The characterization of the humans in this story wasn't that thrilling to me, that's why I felt let down by pedestrian monsters. It starts off well enough with some establishing shots of a urban castle type setting. You see some cool artwork done on a sort of survivors council it's exposition handled well, but a few more panels per page would have moved things along better. The discussion they have is a monster movie classic: to keep hiding, or go on the attack. Anna was the girl who was 'savagely' murdered, more conversation about this (if not a mental flashback) could have added more drama to the narrative. Laura setting along holding herself was a good start to the creators making the human characters human, but not much follow up. More panels to show off more art, or more grabbing dialogue would have helped. Stories like this typically have a prophecy of a upcoming savior, unless this kid isn't really the Elected, (for a nice twist) I've already read better versions. This army group being corrupted by it's power is another one of those typical and tired elements of these kind of stories. If this plot point is just as describe in the synopsis, again I've already read it -no interest in reading again. Their is too much originality, and realism this month in Zuda for a strip that seems predictable to not suffer in comparison. It could be this strip isn't going to play out as expected -I don't know? I do know the peak into the past/future provided by the synopsis ended up detracting from this comic for me as a reader. With the typical dialogue, and generalized genre survival story, 9th Year needed some awesome monsters to stand out, but that didn't happen.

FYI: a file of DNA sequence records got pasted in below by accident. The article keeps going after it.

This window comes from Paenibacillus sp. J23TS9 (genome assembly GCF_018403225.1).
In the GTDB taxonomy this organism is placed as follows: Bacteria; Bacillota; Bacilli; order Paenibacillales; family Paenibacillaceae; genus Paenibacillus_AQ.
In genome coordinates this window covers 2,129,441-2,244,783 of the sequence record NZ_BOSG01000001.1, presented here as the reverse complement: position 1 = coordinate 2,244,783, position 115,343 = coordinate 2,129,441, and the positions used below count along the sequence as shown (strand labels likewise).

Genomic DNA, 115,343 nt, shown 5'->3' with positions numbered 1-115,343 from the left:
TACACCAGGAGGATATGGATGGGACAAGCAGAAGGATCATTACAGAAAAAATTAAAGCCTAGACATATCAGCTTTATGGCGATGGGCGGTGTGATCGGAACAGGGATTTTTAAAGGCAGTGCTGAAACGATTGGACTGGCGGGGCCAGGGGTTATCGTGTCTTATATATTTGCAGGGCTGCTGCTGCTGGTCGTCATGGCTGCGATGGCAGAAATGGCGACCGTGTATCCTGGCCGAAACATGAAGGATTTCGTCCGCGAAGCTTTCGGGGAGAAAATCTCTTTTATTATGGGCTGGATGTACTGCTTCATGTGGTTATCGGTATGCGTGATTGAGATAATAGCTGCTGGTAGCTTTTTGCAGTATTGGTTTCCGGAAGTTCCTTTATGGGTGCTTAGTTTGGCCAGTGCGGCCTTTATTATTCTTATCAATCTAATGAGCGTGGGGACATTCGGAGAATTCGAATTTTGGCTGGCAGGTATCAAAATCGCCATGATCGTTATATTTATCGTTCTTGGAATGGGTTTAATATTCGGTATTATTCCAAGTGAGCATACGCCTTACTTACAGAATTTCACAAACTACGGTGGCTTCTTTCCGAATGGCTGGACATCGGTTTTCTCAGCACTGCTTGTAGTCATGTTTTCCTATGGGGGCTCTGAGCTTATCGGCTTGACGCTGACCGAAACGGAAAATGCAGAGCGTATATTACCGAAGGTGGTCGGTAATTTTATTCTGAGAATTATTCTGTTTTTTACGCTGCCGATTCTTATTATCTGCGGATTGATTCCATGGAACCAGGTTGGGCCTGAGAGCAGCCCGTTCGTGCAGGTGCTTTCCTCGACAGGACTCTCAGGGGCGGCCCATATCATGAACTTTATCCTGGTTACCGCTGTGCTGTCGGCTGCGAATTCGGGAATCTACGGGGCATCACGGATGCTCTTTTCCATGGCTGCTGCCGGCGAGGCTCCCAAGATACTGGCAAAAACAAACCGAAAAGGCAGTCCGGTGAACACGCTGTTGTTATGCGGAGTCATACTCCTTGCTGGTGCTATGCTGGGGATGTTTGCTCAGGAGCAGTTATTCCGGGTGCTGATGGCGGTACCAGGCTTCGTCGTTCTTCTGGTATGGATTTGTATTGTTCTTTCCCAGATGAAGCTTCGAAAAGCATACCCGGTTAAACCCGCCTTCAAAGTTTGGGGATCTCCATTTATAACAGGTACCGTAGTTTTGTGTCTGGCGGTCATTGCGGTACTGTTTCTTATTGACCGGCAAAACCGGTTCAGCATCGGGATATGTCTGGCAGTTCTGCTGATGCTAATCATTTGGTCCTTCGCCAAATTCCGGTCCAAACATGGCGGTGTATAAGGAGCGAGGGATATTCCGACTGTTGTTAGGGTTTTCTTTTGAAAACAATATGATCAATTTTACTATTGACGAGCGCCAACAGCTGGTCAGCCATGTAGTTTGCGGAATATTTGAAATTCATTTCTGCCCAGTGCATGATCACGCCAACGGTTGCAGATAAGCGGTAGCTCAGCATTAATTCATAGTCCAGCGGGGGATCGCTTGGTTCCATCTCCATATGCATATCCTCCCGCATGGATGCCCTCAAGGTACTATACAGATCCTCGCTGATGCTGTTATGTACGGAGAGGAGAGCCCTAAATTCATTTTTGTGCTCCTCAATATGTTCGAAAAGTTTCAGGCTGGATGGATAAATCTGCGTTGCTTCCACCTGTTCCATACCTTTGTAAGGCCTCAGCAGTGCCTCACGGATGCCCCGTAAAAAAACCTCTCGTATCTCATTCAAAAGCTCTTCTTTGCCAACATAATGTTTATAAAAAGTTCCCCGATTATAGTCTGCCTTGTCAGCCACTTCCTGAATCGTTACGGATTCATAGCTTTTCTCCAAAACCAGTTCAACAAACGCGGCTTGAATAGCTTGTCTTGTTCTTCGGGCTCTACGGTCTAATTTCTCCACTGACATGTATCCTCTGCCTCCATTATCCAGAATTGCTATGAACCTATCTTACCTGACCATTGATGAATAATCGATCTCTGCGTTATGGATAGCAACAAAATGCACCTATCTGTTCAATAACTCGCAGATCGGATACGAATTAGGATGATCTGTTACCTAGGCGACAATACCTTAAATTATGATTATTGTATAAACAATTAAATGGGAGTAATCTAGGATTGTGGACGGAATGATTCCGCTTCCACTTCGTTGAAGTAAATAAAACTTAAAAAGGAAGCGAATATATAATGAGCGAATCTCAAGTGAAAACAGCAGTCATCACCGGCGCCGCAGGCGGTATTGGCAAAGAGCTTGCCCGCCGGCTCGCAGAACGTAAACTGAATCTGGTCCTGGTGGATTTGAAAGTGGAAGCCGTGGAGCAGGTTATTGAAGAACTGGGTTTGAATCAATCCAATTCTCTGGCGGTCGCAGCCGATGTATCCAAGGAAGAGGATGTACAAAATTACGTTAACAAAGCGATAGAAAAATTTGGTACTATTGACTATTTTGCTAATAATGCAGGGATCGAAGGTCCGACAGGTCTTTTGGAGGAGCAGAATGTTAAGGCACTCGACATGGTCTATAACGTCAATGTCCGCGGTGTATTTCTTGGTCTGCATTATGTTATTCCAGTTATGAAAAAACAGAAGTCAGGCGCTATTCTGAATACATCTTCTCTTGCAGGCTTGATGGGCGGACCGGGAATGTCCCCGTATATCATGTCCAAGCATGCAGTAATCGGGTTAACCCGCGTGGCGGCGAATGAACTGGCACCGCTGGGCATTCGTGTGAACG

The demons are like fast zombies

The last few screens deal with the savior kid, and his protectors. Screen 6 does have an awesome layout if only the monsters were more scary. Aside from running out of bullets screen 7's layout didn't bring the action, suspense, roller coaster thrills. The demon in panel 3 looked like he was having a hard time marking his territory -or laying an egg. Readers finally see a demon out of the shadows on screen 8, and you led my description of it in the title of this blog post. Long hair with a machete gets saved by someone off panel, and it ends with longhair being surprised by looking at this person. A cliff hanger/mystery ending that left me wondering why I should care who this new mysterious character is. A full screen shot of a cool looking monster attacking that guy would have been a more impressive spot to end on -for me. The artwork was great on everything but the monsters, which doesn't work at all in a story like this. The story could go in a lot of directions, but a standard write up on the synopsis doesn't make it seem like anything really interesting is going to happen soon. A truly fantastic demon design could have lifted everything thing else up instead of helping tear it down to mediocre hell.

Wednesday, July 15, 2009

Zuda review Ares Imperative/ Blah. Blah. Blah. Blah. Blah. Blah. Blah. Dead bodies!